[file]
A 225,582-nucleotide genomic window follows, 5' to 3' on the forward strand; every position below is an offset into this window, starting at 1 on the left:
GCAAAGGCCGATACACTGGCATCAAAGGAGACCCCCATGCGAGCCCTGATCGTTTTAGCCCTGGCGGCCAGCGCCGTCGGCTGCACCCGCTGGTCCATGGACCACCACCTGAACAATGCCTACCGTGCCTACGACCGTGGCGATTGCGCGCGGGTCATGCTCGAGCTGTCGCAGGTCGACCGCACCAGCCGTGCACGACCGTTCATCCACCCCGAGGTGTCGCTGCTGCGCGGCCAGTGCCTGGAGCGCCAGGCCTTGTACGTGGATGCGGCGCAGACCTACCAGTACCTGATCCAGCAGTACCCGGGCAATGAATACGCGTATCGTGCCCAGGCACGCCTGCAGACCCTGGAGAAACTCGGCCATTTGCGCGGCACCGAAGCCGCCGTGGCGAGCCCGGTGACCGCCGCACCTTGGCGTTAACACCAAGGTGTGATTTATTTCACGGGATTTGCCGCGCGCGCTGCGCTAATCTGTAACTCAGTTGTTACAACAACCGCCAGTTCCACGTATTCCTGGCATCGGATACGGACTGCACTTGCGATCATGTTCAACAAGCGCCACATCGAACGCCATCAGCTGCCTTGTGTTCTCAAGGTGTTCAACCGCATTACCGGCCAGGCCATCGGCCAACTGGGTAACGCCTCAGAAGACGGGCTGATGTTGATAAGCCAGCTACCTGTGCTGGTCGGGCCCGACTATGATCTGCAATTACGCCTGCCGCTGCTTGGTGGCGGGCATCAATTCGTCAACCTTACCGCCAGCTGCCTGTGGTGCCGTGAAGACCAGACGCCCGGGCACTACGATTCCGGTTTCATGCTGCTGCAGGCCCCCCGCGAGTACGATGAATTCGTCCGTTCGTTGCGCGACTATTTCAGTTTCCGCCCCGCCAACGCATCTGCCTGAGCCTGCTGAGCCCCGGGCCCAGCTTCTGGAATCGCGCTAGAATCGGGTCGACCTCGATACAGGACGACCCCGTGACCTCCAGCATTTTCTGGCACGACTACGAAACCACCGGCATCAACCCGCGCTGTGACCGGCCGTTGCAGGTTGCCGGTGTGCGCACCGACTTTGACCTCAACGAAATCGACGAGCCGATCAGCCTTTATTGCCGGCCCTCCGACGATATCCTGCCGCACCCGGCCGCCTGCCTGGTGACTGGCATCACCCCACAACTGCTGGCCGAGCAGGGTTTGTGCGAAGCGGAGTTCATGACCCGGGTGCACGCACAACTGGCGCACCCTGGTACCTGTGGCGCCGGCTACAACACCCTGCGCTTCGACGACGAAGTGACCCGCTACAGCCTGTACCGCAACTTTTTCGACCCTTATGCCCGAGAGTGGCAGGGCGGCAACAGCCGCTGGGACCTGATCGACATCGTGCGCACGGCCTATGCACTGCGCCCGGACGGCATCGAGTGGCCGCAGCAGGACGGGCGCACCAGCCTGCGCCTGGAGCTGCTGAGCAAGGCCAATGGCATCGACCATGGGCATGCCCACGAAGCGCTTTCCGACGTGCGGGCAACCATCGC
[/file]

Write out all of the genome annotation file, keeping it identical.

A 225,582-nucleotide genomic window follows, 5' to 3' on the forward strand; every position below is an offset into this window, starting at 1 on the left:
GCAAAGGCCGATACACTGGCATCAAAGGAGACCCCCATGCGAGCCCTGATCGTTTTAGCCCTGGCGGCCAGCGCCGTCGGCTGCACCCGCTGGTCCATGGACCACCACCTGAACAATGCCTACCGTGCCTACGACCGTGGCGATTGCGCGCGGGTCATGCTCGAGCTGTCGCAGGTCGACCGCACCAGCCGTGCACGACCGTTCATCCACCCCGAGGTGTCGCTGCTGCGCGGCCAGTGCCTGGAGCGCCAGGCCTTGTACGTGGATGCGGCGCAGACCTACCAGTACCTGATCCAGCAGTACCCGGGCAATGAATACGCGTATCGTGCCCAGGCACGCCTGCAGACCCTGGAGAAACTCGGCCATTTGCGCGGCACCGAAGCCGCCGTGGCGAGCCCGGTGACCGCCGCACCTTGGCGTTAACACCAAGGTGTGATTTATTTCACGGGATTTGCCGCGCGCGCTGCGCTAATCTGTAACTCAGTTGTTACAACAACCGCCAGTTCCACGTATTCCTGGCATCGGATACGGACTGCACTTGCGATCATGTTCAACAAGCGCCACATCGAACGCCATCAGCTGCCTTGTGTTCTCAAGGTGTTCAACCGCATTACCGGCCAGGCCATCGGCCAACTGGGTAACGCCTCAGAAGACGGGCTGATGTTGATAAGCCAGCTACCTGTGCTGGTCGGGCCCGACTATGATCTGCAATTACGCCTGCCGCTGCTTGGTGGCGGGCATCAATTCGTCAACCTTACCGCCAGCTGCCTGTGGTGCCGTGAAGACCAGACGCCCGGGCACTACGATTCCGGTTTCATGCTGCTGCAGGCCCCCCGCGAGTACGATGAATTCGTCCGTTCGTTGCGCGACTATTTCAGTTTCCGCCCCGCCAACGCATCTGCCTGAGCCTGCTGAGCCCCGGGCCCAGCTTCTGGAATCGCGCTAGAATCGGGTCGACCTCGATACAGGACGACCCCGTGACCTCCAGCATTTTCTGGCACGACTACGAAACCACCGGCATCAACCCGCGCTGTGACCGGCCGTTGCAGGTTGCCGGTGTGCGCACCGACTTTGACCTCAACGAAATCGACGAGCCGATCAGCCTTTATTGCCGGCCCTCCGACGATATCCTGCCGCACCCGGCCGCCTGCCTGGTGACTGGCATCACCCCACAACTGCTGGCCGAGCAGGGTTTGTGCGAAGCGGAGTTCATGACCCGGGTGCACGCACAACTGGCGCACCCTGGTACCTGTGGCGCCGGCTACAACACCCTGCGCTTCGACGACGAAGTGACCCGCTACAGCCTGTACCGCAACTTTTTCGACCCTTATGCCCGAGAGTGGCAGGGCGGCAACAGCCGCTGGGACCTGATCGACATCGTGCGCACGGCCTATGCACTGCGCCCGGACGGCATCGAGTGGCCGCAGCAGGACGGGCGCACCAGCCTGCGCCTGGAGCTGCTGAGCAAGGCCAATGGCATCGACCATGGGCATGCCCACGAAGCGCTTTCCGACGTGCGGGCAACCATCGC